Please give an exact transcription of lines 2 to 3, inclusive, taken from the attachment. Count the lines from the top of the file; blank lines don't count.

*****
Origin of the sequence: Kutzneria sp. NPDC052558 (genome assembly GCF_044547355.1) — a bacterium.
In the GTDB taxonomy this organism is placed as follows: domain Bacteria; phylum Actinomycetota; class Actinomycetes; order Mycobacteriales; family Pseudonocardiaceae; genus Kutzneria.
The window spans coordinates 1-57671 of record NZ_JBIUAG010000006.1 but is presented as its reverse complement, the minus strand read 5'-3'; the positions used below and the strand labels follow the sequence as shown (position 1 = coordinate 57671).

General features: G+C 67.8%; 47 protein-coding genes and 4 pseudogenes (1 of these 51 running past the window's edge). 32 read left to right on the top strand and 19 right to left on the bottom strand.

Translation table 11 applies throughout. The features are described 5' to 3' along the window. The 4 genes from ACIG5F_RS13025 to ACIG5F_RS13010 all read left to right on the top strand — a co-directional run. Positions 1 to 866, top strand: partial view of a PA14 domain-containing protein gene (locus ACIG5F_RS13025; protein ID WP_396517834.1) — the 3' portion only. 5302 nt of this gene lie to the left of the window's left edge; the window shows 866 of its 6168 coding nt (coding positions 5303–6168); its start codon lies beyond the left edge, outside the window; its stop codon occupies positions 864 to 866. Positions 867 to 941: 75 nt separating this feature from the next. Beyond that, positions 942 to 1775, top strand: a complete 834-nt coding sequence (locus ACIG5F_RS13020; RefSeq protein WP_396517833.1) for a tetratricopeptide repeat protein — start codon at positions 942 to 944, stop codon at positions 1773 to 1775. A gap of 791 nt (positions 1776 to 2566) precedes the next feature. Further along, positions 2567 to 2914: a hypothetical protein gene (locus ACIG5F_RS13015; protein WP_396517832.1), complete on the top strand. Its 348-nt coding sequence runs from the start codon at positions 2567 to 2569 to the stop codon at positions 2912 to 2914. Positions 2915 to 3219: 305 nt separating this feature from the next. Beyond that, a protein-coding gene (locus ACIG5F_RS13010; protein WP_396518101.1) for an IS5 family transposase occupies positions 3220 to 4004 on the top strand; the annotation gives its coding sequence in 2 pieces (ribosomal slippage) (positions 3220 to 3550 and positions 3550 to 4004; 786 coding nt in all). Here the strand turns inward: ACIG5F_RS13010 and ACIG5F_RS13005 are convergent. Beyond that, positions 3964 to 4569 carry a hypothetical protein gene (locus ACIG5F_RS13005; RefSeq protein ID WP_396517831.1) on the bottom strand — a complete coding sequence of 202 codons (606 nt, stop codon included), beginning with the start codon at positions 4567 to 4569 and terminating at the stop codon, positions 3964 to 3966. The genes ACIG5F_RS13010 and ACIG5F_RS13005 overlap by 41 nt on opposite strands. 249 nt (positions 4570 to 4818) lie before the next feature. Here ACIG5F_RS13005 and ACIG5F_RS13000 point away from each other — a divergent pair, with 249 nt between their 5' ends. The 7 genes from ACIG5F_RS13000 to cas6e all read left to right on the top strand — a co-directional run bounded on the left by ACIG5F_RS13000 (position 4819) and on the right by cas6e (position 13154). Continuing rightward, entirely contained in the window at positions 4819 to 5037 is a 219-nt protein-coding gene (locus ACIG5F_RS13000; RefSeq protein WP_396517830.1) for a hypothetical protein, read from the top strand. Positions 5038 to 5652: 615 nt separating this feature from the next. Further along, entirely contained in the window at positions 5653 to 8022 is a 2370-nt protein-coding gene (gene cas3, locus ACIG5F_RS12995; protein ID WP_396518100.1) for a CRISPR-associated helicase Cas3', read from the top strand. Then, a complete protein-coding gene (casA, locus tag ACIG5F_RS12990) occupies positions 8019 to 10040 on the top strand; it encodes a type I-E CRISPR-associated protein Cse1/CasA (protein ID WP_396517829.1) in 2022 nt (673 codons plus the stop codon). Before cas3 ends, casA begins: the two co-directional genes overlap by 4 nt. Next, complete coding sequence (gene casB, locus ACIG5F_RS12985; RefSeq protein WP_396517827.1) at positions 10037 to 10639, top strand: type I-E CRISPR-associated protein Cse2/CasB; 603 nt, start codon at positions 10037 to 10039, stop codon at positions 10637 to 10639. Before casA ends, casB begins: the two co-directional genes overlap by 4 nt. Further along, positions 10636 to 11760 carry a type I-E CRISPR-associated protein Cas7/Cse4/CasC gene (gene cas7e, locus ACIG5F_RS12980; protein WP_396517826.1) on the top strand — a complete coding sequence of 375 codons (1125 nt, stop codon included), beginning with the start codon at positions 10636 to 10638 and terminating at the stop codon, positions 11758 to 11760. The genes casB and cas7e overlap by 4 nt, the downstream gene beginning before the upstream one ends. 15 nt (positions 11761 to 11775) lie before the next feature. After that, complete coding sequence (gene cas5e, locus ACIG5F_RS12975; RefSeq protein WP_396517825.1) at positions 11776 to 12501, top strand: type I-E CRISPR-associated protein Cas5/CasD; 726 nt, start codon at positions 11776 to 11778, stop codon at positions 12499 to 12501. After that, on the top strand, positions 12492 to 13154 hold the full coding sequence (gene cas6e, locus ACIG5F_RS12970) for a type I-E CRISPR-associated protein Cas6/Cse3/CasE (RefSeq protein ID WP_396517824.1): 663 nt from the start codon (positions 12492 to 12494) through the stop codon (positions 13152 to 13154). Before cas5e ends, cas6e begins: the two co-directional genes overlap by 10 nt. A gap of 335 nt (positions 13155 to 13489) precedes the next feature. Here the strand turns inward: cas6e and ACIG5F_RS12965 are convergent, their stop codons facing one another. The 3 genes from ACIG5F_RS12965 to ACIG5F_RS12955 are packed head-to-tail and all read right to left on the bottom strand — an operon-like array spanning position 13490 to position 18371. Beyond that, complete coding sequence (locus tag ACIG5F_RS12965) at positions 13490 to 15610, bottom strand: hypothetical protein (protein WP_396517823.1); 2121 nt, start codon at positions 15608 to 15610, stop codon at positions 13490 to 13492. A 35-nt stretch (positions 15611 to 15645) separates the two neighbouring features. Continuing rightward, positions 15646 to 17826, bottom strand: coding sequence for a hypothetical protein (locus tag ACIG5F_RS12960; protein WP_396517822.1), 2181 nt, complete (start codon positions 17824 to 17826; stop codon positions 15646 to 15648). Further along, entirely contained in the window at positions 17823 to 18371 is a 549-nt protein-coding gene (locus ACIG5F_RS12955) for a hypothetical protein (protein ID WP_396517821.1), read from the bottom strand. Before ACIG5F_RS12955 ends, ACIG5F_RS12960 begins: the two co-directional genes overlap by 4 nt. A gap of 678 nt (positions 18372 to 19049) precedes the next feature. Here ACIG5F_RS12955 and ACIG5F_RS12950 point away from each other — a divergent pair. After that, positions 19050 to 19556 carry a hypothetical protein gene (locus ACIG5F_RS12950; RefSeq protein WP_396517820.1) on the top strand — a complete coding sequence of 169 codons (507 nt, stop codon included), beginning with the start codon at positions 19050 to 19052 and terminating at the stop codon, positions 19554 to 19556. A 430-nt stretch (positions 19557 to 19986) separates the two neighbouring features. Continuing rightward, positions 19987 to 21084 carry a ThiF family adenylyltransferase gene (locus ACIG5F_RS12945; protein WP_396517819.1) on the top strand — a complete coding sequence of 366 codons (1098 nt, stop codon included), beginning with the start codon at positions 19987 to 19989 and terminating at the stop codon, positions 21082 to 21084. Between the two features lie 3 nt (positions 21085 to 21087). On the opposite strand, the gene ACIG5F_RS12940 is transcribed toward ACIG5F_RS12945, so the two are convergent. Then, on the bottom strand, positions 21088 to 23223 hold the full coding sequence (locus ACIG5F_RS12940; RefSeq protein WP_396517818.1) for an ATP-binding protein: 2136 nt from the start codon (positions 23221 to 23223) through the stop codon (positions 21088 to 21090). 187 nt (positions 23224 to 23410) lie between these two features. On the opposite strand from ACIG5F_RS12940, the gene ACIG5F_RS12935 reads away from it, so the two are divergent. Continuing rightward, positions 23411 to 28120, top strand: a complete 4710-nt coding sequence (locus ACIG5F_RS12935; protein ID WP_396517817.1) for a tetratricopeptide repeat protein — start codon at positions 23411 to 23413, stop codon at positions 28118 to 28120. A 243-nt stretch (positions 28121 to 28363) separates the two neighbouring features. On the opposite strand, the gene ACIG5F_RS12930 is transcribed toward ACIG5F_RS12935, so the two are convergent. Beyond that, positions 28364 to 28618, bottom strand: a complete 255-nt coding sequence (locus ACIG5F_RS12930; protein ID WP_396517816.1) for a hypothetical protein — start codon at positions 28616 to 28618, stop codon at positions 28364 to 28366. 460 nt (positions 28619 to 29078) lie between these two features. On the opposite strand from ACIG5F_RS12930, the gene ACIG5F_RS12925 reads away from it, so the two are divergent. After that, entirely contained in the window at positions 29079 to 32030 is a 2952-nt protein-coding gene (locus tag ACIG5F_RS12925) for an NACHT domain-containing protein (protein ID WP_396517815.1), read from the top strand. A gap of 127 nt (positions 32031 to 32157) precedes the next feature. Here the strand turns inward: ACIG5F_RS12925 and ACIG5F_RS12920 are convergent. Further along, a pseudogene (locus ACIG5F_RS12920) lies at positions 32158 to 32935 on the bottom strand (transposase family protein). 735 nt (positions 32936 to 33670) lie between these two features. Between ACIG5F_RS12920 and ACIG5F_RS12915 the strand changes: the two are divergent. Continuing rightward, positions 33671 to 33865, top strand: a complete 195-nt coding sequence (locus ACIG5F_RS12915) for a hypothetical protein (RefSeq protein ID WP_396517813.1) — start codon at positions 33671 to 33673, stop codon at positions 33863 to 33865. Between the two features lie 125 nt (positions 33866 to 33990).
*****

In the GTDB taxonomy this organism is placed as follows: domain Bacteria; phylum Actinomycetota; class Actinomycetes; order Mycobacteriales; family Pseudonocardiaceae; genus Kutzneria.
The window spans coordinates 1-57671 of record NZ_JBIUAG010000006.1 but is presented as its reverse complement, the minus strand read 5'-3'; the positions used below and the strand labels follow the sequence as shown (position 1 = coordinate 57671).